Interview: Young Entrepreneurs Need Better Incentives to Survive in Business – Okafor

CEO of Kendaky Honey Limited, Ms. Chibugo Okafor

Chibugo Okafor is a trained pharmacist, a young entrepreneur and the CEO of Kendake Honey Limited. Her search for natural and unadulterated honey led her into a business that is fast becoming a household name in the country. In this exclusive interview with THE ECONOMIC TIMES she shares her success stories of being an entrepreneur in a challenging environment like Nigeria. Here are the excerpts.

Can you tell us a bit about your company?
So, Kendaky Honey was founded in March 2017 and has become something like my baby, quite personal to me.
The search started because I had an uncle who had diabetes and he transitioned from using sugar to honey, but he had a lot of issues finding natural honey; so he asked me to help him look for it and on my search I was quite disappointed to find that a lot of honey in Nigeria was adulterated.

As I searched for the pure honey, I then asked myself, “Why don’t I start up one hive for him?” And then one hive turned into something else and as he was getting better, I decided, okay let me make this five hives now and from five we got to ten, from ten we just grew like that.

How many hives do you have now?
I have 50

Where are they located?
Keffi in Nasarawa State

Are they all in Keffi?
Yes, at the moment.

So how did you come about the name Kendaky?
Well, Kendaky is a term as Kendake, Kentaky or kandes, it refers to the African Queens in the olden days the African Empire, the kingdom of Kush, and the way in which these bees operate, they sort of operate around the queen bee and I see a lot of similarities between myself and the queen bee in the hives so I thought the name would fit perfectly. You know the idea is to put Africa on the map to show that we too have excellent qualities of resources, products and we can produce them to an international market standard.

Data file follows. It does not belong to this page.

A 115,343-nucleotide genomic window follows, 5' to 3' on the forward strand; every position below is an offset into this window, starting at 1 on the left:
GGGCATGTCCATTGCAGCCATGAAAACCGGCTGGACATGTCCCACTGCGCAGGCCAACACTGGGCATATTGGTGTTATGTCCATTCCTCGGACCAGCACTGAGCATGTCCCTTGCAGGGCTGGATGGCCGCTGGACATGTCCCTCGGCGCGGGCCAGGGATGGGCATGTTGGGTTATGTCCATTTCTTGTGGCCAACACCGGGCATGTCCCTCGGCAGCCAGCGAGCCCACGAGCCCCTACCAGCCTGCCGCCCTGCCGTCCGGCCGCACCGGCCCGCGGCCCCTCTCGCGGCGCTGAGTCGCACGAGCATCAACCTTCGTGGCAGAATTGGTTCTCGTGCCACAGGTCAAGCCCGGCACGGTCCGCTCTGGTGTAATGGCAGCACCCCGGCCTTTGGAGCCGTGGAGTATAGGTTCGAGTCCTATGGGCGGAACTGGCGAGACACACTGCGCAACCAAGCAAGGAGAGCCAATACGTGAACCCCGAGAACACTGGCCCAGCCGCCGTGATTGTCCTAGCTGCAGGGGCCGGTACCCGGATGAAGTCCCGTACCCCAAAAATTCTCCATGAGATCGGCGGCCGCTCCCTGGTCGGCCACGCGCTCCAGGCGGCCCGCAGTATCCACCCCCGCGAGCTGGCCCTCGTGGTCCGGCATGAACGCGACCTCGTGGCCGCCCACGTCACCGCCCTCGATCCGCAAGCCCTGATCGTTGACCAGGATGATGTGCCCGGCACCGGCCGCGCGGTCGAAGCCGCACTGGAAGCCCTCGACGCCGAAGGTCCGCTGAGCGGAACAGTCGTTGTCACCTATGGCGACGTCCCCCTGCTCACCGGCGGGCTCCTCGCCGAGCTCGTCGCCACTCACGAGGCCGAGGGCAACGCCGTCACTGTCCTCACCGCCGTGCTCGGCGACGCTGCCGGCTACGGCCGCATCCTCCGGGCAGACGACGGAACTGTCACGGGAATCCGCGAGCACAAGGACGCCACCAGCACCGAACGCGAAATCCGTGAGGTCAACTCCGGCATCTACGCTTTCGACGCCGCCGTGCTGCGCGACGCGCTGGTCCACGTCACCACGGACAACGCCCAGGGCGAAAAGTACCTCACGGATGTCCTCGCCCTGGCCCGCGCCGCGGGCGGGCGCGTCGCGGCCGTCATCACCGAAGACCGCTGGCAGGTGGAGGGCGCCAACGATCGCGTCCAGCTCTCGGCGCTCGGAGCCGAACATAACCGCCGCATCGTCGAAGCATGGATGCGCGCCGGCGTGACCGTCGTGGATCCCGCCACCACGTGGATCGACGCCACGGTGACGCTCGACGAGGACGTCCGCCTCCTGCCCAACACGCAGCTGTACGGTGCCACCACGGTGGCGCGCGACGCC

So how long have you been in this business?
Honestly, only a year.

What is your staff strength?
At the moment we have, what w e have employed a lot of youths, I didn’t want to just make this business solely about me, I really wanted to empower youths and young individuals so everybody in the organization is young and as ambitious and as hardworking and industrious as myself so at the moment we have between 10 to 15 if am talking through the whole sort of chain of the industry.

How did you raise the capital to start this business?
This is something that was quite difficult at first. Luckily for me, I will say that I am surrounded by a good network of family and friends who believed in my business.
Now a lot of youths get nervous about this. I think I have this great business idea. I start to worry about how to raise the funds, where do I get the money from, and the first thing is they are running and disturbing ministries.
But you will be so shocked that when you have a good business idea and people feel your passion even with just the smallest amount you can get started. You don’t have to get so much money instantly. You can start with a little amount and grow your business over time.
That was how it worked for me. I met with a few friends and said, hey guys look this is what am doing, and anything you can give. Someone gave me N10,000, Another gave me a N100,000, and so on. By the time I added everything up it resulted in what I used to start my business. So I think the biggest thing is having a good business idea, and being able to put across that passion and making sure that it is felt by the people around you.

So you got your fund because of the passion you exhibited and through your family and friends?

You said this business has been on for one year, so what has kept you going?
I think things start off when you get excited about a business idea or anything that you are doing or issue that you might have, the starting point is the passion. But I think when I look around and I see the effect I am having on youths around me, just the joy in having something to do, just because of what I am doing that is what has kept me, the fact that I go there and honestly see people who are so hardworking, the only thing they need is opportunity.
They don’t have the opportunity to be able to exhibit all the skills that they have so that is what has constantly kept me going, but then in general I think it’s time that Nigeria and Africa as a whole show the rest of the world that we can actually sit on the global platform and as you know, be equal players and equal countries and this are the little ways that we can do that so that is my drive I suppose.